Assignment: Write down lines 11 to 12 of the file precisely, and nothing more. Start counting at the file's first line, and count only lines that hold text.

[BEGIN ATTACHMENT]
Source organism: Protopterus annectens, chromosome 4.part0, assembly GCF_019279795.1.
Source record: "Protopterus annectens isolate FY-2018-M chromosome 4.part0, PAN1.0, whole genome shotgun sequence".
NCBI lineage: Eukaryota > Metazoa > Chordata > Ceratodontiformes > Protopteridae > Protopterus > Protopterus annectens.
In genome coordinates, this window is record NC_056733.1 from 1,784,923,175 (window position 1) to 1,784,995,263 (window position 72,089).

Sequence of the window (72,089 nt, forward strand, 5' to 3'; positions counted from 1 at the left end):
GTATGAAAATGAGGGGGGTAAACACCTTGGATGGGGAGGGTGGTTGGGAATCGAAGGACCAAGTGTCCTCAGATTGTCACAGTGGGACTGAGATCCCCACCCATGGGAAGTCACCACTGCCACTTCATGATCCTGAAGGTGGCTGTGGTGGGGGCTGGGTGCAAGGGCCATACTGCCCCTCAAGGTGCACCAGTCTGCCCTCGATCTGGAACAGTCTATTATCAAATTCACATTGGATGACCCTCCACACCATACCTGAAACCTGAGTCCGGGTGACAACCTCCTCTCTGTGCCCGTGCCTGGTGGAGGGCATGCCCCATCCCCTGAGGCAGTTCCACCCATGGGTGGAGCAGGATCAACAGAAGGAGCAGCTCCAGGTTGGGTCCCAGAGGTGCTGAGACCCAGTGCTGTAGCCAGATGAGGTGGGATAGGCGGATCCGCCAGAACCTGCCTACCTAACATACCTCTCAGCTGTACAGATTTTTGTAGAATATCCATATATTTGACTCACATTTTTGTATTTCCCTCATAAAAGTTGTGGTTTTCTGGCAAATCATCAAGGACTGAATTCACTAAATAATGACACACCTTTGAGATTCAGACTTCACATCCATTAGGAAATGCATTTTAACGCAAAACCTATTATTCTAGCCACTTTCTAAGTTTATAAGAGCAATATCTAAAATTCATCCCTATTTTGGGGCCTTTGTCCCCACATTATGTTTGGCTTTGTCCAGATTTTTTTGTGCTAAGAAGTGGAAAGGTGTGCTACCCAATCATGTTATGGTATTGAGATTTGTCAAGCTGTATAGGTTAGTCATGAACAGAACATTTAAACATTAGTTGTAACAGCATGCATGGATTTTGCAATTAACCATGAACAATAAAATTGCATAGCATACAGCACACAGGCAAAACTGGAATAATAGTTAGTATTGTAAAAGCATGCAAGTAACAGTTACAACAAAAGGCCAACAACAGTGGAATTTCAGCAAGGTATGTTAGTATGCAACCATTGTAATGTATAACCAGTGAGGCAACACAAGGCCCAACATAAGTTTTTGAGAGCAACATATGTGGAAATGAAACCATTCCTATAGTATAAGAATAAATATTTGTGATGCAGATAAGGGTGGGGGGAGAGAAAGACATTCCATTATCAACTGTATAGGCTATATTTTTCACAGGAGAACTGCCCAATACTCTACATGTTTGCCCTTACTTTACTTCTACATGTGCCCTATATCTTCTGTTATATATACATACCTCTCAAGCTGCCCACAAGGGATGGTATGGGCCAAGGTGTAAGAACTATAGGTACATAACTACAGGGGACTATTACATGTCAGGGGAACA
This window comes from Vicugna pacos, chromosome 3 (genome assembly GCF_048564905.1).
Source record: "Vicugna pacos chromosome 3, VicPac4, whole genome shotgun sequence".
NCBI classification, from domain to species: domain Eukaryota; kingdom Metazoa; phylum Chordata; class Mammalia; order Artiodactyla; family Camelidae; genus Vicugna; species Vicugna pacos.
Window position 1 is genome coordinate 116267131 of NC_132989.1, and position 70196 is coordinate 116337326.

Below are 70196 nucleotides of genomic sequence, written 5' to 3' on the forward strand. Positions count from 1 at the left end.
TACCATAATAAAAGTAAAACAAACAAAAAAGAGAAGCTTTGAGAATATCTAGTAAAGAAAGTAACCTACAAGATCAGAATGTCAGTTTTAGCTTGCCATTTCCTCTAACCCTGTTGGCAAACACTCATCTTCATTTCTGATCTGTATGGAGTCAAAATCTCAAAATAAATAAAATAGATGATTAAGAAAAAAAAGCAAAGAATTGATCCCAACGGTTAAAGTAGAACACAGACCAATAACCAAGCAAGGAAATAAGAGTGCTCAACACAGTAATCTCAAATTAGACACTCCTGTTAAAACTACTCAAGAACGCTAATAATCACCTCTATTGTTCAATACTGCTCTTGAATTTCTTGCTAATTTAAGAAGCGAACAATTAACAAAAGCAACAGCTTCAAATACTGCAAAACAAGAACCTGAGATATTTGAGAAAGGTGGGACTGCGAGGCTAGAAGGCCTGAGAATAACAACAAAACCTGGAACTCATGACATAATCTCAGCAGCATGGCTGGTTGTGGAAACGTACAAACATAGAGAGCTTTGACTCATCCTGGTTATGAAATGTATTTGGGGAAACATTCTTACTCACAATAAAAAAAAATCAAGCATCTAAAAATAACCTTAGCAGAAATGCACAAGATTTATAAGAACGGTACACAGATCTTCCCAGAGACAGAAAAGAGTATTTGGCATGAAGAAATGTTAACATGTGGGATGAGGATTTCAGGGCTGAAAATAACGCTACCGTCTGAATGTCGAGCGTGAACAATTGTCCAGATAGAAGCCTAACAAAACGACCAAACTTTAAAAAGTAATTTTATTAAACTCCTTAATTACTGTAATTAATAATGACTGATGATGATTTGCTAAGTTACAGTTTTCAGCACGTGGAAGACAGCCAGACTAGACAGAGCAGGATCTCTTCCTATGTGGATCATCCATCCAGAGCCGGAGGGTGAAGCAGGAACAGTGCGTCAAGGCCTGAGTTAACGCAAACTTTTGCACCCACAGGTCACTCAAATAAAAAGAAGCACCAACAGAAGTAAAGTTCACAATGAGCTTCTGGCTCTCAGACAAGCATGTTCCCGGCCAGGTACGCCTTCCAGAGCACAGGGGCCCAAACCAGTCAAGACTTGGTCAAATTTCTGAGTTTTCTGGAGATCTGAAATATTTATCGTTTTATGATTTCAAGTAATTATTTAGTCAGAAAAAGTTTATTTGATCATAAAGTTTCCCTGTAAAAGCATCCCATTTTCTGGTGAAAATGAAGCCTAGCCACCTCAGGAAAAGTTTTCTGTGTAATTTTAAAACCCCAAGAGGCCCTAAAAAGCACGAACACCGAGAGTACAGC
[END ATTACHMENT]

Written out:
Below are 70196 nucleotides of genomic sequence, written 5' to 3' on the forward strand. Positions count from 1 at the left end.
TACCATAATAAAAGTAAAACAAACAAAAAAGAGAAGCTTTGAGAATATCTAGTAAAGAAAGTAACCTACAAGATCAGAATGTCAGTTTTAGCTTGCCATTTCCTCTAACCCTGTTGGCAAACACTCATCTTCATTTCTGATCTGTATGGAGTCAAAATCTCAAAATAAATAAAATAGATGATTAAGAAAAAAAAGCAAAGAATTGATCCCAACGGTTAAAGTAGAACACAGACCAATAACCAAGCAAGGAAATAAGAGTGCTCAACACAGTAATCTCAAATTAGACACTCCTGTTAAAACTACTCAAGAACGCTAATAATCACCTCTATTGTTCAATACTGCTCTTGAATTTCTTGCTAATTTAAGAAGCGAACAATTAACAAAAGCAACAGCTTCAAATACTGCAAAACAAGAACCTGAGATATTTGAGAAAGGTGGGACTGCGAGGCTAGAAGGCCTGAGAATAACAACAAAACCTGGAACTCATGACATAATCTCAGCAGCATGGCTGGTTGTGGAAACGTACAAACATAGAGAGCTTTGACTCATCCTGGTTATGAAATGTATTTGGGGAAACATTCTTACTCACAATAAAAAAAAATCAAGCATCTAAAAATAACCTTAGCAGAAATGCACAAGATTTATAAGAACGGTACACAGATCTTCCCAGAGACAGAAAAGAGTATTTGGCATGAAGAAATGTTAACATGTGGGATGAGGATTTCAGGGCTGAAAATAACGCTACCGTCTGAATGTCGAGCGTGAACAATTGTCCAGATAGAAGCCTAACAAAACGACCAAACTTTAAAAAGTAATTTTATTAAACTCCTTAATTACTGTAATTAATAATGACTGATGATGATTTGCTAAGTTACAGTTTTCAGCACGTGGAAGACAGCCAGACTAGACAGAGCAGGATCTCTTCCTATGTGGATCATCCATCCAGAGCCGGAGGGTGAAGCAGGAACAGTGCGTCAAGGCCTGAGTTAACGCAAACTTTTGCACCCACAGGTCACTCAAATAAAAAGAAGCACCAACAGAAGTAAAGTTCACAATGAGCTTCTGGCTCTCAGACAAGCATGTTCCCGGCCAGGTACGCCTTCCAGAGCACAGGGGCCCAAACCAGTCAAGACTTGGTCAAATTTCTGAGTTTTCTGGAGATCTGAAATATTTATCGTTTTATGATTTCAAGTAATTATTTAGTCAGAAAAAGTTTATTTGATCATAAAGTTTCCCTGTAAAAGCATCCCATTTTCTGGTGAAAATGAAGCCTAGCCACCTCAGGAAAAGTTTTCTGTGTAATTTTAAAACCCCAAGAGGCCCTAAAAAGCACGAACACCGAGAGTACAGC